As expected, Mizuki doesn't want to be left behind. There was one time when she swam towards me but I was headed offshore already. Fortunately, I looked back and found her swimming offshore, around 20 meters from the beach. The chops were bigger than her and she could drown once her energy is all used up. I immediately tacked and let her sail with me.

I enjoying blasting around, testing the sail at any angles, tacking and gybing. I fell only once at 4PM, which means I sailed for four hours straight. My arms and legs hinted that we are done for the day.

So, there it goes. I got concerned that the sail wouldn't perform as designed with a replaced monofilm and it did exceed my expectations. I derigged and enjoyed chatting with the locals. Mizuki, however, was out of gas.

Notes: I am almost certain that I would need a bigger board to keep me planing in light winds, a 80-85cm wide perhaps for my 190lb frame. I am now eyeing on the Starboard Futura 144 but will have to wait a few more months to free up my budget.

Sunday, May 10, 2009

Update on my Sail

My 8.2 Saber broke last April 4 and it was supposed to be replaced by an 8.5 V8. Unfortunately, the deal didn't go through because according to the owner, the cams broke while rigging the day before it was to be shipped to Cebu. He offerred me an almost brand new V8 (2009 model) but would cost twice of the second hand V8 (2007 model). With fencing construction going on, my finances are a little bit tight so new gears would have to wait a bit. I said I'll pass.

I decided to send the Saber to the Sailmaker in Boracay. The cheapest method is to send it via airport-to-airport cargo. However, because the sail can only be rolled rather than folded, it's a real challenge to send it in smaller planes. Planes flying to non metropolitan areas are smaller such as the propeller-powered Bombardier plane of PAL express.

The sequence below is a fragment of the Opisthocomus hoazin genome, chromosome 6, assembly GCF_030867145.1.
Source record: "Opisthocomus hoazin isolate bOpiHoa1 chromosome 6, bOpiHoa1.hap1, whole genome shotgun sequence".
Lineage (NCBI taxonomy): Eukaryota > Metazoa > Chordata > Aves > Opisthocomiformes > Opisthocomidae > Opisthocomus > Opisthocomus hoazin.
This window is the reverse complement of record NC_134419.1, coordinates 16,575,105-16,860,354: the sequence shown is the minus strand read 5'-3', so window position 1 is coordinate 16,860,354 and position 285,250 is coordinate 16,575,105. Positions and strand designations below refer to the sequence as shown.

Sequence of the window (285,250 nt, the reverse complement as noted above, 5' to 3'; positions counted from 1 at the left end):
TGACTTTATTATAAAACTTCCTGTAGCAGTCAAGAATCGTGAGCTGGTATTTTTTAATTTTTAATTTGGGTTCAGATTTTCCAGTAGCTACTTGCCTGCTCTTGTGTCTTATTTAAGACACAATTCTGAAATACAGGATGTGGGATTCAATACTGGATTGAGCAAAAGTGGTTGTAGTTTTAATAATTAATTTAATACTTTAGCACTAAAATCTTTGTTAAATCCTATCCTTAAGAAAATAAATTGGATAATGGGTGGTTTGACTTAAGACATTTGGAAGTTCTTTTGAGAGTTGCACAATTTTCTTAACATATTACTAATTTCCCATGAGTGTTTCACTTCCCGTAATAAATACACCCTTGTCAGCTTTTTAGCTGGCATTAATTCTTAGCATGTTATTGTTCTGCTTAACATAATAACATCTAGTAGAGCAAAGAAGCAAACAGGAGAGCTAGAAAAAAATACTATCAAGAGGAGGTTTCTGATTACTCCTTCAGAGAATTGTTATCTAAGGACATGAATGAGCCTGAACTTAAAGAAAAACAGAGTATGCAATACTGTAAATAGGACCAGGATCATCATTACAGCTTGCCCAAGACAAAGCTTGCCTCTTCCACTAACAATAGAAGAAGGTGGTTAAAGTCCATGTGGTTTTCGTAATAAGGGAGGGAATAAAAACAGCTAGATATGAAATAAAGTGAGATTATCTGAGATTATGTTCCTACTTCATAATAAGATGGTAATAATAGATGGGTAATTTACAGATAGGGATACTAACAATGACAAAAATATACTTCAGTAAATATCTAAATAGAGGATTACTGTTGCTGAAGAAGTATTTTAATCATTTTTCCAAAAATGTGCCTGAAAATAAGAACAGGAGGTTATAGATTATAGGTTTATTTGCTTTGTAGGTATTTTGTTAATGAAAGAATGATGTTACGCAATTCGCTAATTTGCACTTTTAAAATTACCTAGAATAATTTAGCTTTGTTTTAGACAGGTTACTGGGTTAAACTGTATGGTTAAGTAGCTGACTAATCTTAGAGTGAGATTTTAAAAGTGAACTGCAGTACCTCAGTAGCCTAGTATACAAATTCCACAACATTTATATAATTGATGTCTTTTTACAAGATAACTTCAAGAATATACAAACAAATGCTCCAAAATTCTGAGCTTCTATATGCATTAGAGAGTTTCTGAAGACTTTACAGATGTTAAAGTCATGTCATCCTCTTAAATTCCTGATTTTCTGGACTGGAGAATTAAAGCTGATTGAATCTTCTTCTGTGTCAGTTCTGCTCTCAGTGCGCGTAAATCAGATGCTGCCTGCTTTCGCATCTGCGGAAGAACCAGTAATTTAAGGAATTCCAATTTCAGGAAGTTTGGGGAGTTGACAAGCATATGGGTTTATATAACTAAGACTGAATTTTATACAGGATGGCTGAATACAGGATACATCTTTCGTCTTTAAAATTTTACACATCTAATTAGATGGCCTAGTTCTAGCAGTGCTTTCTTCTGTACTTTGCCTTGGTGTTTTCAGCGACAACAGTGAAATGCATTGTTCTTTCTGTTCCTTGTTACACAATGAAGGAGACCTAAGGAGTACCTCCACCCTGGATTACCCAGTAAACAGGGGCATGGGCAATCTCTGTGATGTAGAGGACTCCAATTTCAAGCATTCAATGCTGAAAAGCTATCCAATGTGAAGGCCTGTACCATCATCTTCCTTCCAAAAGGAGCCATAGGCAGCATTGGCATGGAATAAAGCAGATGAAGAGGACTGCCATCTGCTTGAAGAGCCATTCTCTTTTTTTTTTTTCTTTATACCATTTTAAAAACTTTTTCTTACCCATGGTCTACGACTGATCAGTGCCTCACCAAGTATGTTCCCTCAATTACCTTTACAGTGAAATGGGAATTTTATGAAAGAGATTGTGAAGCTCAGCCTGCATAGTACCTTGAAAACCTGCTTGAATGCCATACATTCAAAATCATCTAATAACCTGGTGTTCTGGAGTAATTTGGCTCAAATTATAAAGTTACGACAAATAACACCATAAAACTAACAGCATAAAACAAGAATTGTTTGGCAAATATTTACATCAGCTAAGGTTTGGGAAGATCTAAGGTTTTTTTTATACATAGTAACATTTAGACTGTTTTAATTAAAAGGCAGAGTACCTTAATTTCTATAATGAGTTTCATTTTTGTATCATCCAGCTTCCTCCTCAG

The cargo staff measured the sail, then went to the plane and measured the cargo hold, went back again, and went to the plane again. After an hour or so, they said NO! The 8.2 Saber, which is 2.3m from luff to leach, cannot fit in the cargo hold of the bombardier. I tried other carriers to no avail.

I was desperate.

Fortunately, a larger plane travels to Iloilo where my sister is living. I asked her to bring the sail with her to Boracay in time for her vacation and so we worked out the details. It was a long travel for Saber, 200km by air from Cebu to Iloilo, another 200 km by land from Iloilo to Caticlan, 5 km by sea from Caticlan to Boracay and a few meters by hand to the sailmaker. Thanks, sis! Now you have to repeat the above in reverse order.

Initially, the two panels would only cost 10% of the brand new. After the sailmaker took a look at the sail's condition, he said it's more appropriate to replace ALL the panels, which brings the cost to 20%. The panels are brittle after hours of UV radiation and one small impact would be BAM!, the sail would have to travel again. I figured it would be economically advantageous to just replace all the panels.

One month of non-sailing made my waist line grew so I got very excited of my new cyborg sail. I just picked it up at the airport a while ago and the workmanship seems solid.

Wednesday's forecast looks promising so a vacation leave will be in order. I can't wait to sail Saber again!

Day 3